Despite repeated rebuffs, Teva woos Cipla with $6 billion offer

Despite repeated rebuffs, Teva woos Cipla with $6 billion offer

Mumbai: It’s the season for pharma deals, and the world’s largest maker of off-patent drugs, Israel’s Teva Pharmaceutical Industries Ltd, is wooing Cipla Ltd with an offer that is as high as $6 billion, people familiar with the matter said.
The Israeli company, which is targeting revenue of $31 billion by 2015 (it also wants to reduce costs by $2 billion in the next two to three years) has since 2012 twice made approaches to the Indian drug maker. It was rebuffed both times.
Now, it is making a third attempt to take over the Indian firm, said two persons familiar with the matter, one of them a consultant and the other a merchant banker. Both declined to be named.

“We do not want to comment on market rumours,” Teva’s spokesperson Denise Bradley said in an email last week.
Cipla has no plans to sell the company, so hasn’t considered any of the proposals,” Cipla’s global spokesperson said on Tuesday.
The banker cited above said Teva made its latest offer in November, adding that it was “very attractive”.
“Teva always prefers to buy a controlling stake in a targeted company, and will potentially buy the entire 36.8% promoter stake in Cipla, in addition to making the mandatory open offer to pick up another 20% stake from the public, at a premium of at least 20% on the existing market value,” this person said.
On the basis of the closing price of its shares on Wednesday (Rs.382.85 on the BSE), Cipla has a market value of Rs.30,739 crore, and could be valued at close to Rs.36,000 crore (around $6 billion), including the premium, the banker said.
The price is high because Teva considers Cipla an ideal fit. Teva’s senior management had picked Cipla as the best option for a strategic acquisition several times in the past, said the consultant cited above.
The Indian company’s large manufacturing base in India, the world’s cheapest location for generic drug manufacturing, and its strong market presence in emerging markets, including India, offer the best synergy for Teva, the consultant said.
Cipla’s strong presence in the global market for respiratory drugs is also a key attraction for Teva. Its 2015 revenue target includes a potential contribution of $2.4 billion from this segment alone. That makes it imperative that the company explores the option of acquisition, targeting companies such as Cipla, the consultant said.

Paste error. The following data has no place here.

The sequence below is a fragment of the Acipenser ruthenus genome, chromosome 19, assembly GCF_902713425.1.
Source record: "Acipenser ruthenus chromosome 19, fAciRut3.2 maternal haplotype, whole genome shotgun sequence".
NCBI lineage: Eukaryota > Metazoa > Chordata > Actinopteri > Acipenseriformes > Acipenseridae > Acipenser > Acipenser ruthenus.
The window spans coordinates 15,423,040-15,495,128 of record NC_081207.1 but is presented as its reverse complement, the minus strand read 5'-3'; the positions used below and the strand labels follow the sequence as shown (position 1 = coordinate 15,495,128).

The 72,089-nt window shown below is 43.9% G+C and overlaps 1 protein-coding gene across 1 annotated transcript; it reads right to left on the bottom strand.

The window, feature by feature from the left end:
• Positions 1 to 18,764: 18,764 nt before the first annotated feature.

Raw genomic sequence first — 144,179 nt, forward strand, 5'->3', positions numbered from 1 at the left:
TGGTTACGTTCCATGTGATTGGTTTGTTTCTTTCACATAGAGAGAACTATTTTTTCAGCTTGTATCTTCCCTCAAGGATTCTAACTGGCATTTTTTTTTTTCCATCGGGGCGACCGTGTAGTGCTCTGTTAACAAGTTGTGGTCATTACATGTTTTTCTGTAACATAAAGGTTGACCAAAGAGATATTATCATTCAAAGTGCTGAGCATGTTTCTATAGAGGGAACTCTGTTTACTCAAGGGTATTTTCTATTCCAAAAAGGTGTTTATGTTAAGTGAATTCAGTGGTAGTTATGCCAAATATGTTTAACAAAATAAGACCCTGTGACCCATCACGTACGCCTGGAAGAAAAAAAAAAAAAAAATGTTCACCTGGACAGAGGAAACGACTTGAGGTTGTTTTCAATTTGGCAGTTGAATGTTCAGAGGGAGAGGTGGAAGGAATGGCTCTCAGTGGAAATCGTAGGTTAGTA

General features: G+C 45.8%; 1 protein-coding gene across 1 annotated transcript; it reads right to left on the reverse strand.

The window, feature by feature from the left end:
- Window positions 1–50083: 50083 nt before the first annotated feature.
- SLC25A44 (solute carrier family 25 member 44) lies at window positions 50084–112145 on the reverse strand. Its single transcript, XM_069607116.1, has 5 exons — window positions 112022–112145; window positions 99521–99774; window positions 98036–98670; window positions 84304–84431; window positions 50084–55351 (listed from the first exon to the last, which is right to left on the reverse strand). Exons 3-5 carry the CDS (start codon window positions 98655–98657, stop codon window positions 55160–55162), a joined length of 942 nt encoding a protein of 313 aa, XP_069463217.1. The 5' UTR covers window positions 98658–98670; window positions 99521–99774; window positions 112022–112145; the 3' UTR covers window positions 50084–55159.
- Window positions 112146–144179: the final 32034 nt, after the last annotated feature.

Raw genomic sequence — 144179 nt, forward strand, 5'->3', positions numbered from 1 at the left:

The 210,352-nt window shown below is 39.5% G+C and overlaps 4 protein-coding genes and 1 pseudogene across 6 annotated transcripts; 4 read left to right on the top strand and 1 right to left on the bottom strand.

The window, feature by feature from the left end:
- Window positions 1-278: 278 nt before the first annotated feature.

Despite repeated denials from Cipla, which is now restructuring its business model to have a direct market presence and a strong global footprint, Teva hasn’t given up.
“Cipla may accept the offer as it faces growth challenges and succession issues,” said the banker.
Cipla is headed by the iconic entrepreneur Yusuf K. Hamied, now 78, and there have been questions as to who will run the company after him.
The company has said it is making the transformation to being a professionally-managed, board-driven company.
Cipla’s spokesperson said succession was no longer an issue.
“We have consistently denied it (the rumours about selling the company) in the past and continue to do so,” the spokesperson said.
India is an obvious market and manufacturing base for Teva, according to a pharma analyst with a foreign brokerage.
“Teva, which has already set up a research centre for active pharma ingredients (API) and a manufacturing facility for over-the-counter (OTC) drugs in India, misses the key formulation manufacturing base in India,” the analyst said, requesting anonymity.
Teva Pharmaceutical is wooing Cipla with an offer of $6.5 bn.
In 2005, Teva set up its API research centre at Greater Noida near Delhi. In 2012, it set up a factory to make consumer health and nutritional products at Sanand in Gujarat through a joint venture
with US-based consumer products maker Procter and Gamble Co.
Although the Israeli firm established an India subsidiary called Teva API India Ltd in the mid-2000s, it has always had its sights set on a large acquisition in India that will give it a larger footprint in the growing local market.
That hasn’t worked out largely because Indian pharma companies are quite expensive.
Globally, Teva has acquired several firms since 2005, including Germany’s largest generic drugmaker Ratiopharm, US drugmakers Barr Pharmaceuticals Inc. and Ivax Corp., Cephalon Inc. and Japanese generic drug maker Taiyo Pharmaceutical Industry Co. Ltd, as part of an effort to expand its presence across various regions and therapeutic segments.
Teva, if successful in the local acquisition, can leverage Cipla’s significantly large manufacturing base in India to shift a major portion of production activity to this cheaper location, saving costs. Its global rival Mylan Inc. has already made multiple acquisitions in India since 2006. Mylan, which currently has more than half of its 20,000 odd workforce placed in India, has made the country its largest products sourcing base.
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